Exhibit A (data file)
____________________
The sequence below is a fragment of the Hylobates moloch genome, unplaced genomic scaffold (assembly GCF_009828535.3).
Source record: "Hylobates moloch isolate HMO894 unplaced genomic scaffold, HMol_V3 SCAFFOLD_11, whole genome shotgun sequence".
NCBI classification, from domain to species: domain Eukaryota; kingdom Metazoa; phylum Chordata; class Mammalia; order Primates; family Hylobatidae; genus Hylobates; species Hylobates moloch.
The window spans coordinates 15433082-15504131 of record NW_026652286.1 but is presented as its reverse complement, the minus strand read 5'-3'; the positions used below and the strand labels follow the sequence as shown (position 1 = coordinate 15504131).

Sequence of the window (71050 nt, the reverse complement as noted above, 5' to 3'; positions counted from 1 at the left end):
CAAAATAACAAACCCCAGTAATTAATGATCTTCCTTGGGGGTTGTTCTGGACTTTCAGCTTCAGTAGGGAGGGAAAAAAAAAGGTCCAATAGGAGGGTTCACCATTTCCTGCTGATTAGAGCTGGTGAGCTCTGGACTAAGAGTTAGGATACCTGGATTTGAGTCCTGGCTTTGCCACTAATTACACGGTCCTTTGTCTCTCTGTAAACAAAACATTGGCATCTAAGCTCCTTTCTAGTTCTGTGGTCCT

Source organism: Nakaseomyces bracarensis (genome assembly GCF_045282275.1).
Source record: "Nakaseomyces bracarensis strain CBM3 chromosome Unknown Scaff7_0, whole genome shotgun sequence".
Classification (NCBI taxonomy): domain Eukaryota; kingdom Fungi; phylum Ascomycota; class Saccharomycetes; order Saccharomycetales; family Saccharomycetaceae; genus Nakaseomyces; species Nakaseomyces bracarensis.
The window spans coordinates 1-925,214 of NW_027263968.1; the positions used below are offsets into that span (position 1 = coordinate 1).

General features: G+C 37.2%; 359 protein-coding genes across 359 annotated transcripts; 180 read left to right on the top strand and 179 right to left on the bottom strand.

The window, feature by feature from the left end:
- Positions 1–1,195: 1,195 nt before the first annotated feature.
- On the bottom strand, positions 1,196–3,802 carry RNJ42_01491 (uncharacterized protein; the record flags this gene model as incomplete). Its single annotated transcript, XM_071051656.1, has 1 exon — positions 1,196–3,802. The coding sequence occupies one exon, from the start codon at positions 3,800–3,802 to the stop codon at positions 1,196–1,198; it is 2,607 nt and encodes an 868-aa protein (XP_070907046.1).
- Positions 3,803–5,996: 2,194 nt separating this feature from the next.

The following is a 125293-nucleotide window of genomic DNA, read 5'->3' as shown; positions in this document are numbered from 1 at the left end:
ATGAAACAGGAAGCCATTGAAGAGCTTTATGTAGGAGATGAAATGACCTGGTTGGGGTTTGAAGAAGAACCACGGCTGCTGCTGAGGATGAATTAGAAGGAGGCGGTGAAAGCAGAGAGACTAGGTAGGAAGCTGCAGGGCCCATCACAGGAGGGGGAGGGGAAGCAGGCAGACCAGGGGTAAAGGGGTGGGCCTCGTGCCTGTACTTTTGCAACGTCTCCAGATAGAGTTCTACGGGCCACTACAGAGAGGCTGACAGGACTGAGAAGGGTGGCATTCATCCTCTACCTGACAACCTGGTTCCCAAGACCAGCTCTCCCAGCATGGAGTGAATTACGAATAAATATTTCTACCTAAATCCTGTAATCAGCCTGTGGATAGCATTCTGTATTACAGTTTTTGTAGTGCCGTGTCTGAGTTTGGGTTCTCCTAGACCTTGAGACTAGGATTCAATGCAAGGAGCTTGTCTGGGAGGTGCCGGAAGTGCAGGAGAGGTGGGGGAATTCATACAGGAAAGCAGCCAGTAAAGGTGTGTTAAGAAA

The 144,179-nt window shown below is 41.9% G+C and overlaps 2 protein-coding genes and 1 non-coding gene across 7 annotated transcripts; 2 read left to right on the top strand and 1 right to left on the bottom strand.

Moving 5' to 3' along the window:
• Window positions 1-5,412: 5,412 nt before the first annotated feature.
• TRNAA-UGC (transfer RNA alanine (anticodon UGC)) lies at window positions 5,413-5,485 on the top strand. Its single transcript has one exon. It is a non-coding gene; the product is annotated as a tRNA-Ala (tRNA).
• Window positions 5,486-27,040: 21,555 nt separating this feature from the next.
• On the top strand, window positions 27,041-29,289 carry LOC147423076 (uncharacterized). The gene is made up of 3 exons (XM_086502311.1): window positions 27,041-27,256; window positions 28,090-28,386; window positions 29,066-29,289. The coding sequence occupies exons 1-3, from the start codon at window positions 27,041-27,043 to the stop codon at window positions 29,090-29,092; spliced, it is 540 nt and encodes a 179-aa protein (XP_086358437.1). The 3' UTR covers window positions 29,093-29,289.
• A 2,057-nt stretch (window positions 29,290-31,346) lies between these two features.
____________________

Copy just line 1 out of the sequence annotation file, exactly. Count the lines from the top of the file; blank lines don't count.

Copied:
The sequence below is a fragment of the Hylobates moloch genome, unplaced genomic scaffold (assembly GCF_009828535.3).